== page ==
The estimated reading time for this post is 90 seconds
O’Reilly are known for their technical books and they publish some of my favourite reference books: Flickr Hacks, Mac OS X – The Missing Manual and Learning Unix for Mac OS X Panther.
At first I was skeptical, a book about hacking Nokia phones, what’s the point they’re so transitory as devices? I go through a new phone every 12 months or so.
Nokia has released a plethora of OS’s for their phones: Series 40, Series 60 (of which we now have the 3rd edition), Series 90: which is what powered the 9X00 series communicators.
To be fair most of the focus is on Series 60, the book provides advice on what hack doesn’t work with older Series 60 phones and highlights model exceptions.
Nokia Smartphone Hacks at first seemed similar to other O’Reilly technical books, but as I worked through it over the past eight weeks in between work and travel I started to realise that Nokia Smartphone Hacks was different.
The style and content of Nokia Smartphone Hacks has lots of useful content for the non-technically orientated users, this realisation slowly morphed into a realisation that Nokia Smartphone Hacks was in fact the manual that Nokia should ship with all their phones. It has a raft of helpful tips and links to really useful applications; many of them freeware and tips on how to get your phone to work with your Windows/Mac OS X/Linux box (delete as appropriate).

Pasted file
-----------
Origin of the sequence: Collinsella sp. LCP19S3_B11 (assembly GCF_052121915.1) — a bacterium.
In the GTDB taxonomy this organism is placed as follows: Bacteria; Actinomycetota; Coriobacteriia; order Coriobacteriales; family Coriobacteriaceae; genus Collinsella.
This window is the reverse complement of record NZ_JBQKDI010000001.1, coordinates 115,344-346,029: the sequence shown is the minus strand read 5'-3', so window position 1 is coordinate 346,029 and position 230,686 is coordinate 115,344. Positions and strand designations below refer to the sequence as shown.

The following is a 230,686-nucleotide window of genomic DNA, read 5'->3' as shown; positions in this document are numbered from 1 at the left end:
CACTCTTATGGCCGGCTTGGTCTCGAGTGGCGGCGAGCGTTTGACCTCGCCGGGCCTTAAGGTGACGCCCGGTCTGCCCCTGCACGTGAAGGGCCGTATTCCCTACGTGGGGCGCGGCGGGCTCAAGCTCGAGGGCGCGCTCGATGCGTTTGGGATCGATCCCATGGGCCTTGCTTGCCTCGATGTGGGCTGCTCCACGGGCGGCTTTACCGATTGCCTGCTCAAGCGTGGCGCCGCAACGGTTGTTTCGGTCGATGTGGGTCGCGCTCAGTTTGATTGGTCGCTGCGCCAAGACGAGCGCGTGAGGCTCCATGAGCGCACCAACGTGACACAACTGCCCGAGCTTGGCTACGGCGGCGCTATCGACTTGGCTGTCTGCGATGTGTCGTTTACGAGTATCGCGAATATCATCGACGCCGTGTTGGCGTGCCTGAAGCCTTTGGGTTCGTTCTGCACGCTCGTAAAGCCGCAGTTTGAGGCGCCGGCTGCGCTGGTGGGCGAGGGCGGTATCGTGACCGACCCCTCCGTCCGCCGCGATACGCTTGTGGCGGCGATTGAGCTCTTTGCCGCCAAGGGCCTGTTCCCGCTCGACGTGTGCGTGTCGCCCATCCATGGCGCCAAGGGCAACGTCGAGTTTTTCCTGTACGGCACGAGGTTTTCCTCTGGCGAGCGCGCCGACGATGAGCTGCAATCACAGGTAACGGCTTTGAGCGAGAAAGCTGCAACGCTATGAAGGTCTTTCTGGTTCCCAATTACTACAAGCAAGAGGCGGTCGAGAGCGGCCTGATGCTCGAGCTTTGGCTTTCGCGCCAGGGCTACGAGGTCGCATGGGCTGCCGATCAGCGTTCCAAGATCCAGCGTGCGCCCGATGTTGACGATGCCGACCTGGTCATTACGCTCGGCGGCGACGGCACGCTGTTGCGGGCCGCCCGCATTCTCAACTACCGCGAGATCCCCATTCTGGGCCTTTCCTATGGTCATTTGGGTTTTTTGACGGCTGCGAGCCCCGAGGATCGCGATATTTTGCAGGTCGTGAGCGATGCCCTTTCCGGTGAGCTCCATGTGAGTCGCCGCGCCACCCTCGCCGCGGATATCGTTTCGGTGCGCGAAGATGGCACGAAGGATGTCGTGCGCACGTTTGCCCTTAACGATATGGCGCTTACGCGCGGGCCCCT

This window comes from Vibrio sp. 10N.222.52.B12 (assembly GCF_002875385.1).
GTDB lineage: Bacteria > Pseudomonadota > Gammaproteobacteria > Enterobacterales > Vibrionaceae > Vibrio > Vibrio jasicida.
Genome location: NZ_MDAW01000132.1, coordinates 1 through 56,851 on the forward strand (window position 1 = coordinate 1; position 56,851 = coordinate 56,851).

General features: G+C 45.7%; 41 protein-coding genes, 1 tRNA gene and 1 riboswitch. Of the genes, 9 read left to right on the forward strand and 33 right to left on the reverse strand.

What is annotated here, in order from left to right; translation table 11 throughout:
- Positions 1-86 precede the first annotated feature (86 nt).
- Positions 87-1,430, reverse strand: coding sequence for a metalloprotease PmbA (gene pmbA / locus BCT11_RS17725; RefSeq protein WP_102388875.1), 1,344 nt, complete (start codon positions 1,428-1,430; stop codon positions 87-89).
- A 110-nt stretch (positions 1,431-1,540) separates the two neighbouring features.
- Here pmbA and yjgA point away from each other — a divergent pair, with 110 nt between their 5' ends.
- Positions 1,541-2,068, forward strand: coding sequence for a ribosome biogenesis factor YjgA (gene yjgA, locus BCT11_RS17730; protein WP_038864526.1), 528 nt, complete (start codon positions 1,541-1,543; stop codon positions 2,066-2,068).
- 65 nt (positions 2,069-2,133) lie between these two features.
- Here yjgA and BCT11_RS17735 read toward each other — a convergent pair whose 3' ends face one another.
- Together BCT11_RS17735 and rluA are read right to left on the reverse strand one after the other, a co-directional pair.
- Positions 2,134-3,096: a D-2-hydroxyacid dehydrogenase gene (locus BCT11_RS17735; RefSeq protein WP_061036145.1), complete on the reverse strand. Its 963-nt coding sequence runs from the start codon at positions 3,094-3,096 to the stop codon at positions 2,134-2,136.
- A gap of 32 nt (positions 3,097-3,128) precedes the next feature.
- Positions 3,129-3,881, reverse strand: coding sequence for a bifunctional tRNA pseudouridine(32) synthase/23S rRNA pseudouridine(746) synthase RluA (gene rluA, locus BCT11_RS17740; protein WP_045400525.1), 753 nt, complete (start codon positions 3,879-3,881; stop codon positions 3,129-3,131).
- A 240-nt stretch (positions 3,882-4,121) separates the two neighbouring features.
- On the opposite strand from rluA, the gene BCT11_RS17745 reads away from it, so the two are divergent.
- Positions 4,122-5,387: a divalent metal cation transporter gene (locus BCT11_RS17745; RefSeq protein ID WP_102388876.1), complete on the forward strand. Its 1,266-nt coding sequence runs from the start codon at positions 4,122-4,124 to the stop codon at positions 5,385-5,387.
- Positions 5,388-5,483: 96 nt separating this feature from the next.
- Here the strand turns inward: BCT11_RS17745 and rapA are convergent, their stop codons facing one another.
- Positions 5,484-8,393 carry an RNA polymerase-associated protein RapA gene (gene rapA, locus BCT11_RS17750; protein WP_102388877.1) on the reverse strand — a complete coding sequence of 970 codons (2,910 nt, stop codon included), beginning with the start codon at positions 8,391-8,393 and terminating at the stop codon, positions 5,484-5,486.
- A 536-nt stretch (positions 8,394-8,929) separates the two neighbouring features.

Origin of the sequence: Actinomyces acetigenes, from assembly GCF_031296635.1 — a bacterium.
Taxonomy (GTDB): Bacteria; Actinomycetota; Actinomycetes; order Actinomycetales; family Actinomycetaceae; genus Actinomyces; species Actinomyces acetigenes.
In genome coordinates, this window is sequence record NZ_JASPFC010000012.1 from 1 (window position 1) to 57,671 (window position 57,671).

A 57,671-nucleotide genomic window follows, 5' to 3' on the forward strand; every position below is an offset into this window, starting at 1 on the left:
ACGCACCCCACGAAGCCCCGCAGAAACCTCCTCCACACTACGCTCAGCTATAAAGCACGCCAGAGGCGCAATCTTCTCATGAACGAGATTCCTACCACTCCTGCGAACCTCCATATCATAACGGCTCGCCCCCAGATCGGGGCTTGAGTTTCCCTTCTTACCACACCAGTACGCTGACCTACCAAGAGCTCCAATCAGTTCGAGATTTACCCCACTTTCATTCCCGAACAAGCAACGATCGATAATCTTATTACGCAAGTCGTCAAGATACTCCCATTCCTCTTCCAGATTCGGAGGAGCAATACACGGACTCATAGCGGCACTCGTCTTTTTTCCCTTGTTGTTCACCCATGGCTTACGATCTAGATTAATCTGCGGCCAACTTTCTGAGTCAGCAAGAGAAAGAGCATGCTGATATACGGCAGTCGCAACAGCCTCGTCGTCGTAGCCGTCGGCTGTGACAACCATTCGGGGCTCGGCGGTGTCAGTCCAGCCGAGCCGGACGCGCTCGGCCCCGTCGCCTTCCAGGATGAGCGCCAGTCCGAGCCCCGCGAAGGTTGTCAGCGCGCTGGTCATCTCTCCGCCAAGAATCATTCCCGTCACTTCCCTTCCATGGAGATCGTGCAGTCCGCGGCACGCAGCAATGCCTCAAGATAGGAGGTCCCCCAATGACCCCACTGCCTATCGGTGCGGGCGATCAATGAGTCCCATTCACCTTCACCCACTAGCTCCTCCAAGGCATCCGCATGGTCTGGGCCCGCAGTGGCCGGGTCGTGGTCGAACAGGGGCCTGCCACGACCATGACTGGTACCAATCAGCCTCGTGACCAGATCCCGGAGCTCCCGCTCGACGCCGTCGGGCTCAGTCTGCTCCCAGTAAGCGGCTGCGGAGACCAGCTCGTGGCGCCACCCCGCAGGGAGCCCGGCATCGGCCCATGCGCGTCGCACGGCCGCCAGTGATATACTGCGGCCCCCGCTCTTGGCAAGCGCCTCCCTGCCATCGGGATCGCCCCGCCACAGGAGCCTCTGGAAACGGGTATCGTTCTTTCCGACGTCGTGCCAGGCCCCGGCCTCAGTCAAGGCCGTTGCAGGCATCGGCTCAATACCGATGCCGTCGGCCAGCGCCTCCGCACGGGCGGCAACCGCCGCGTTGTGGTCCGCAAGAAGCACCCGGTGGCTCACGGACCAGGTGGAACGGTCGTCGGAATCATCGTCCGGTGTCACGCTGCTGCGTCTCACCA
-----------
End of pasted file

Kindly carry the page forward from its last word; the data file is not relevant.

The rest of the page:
Now some of the downsides:
- The performance of a phone relies on a symbiotic relationship with the carriers network services (like port access), most the data in book usually relates to US carriers like Cingular / AT&T Wireless and T-Mobile USA
- Size- its quite a weighty read but the content is really good
More wireless related posts here.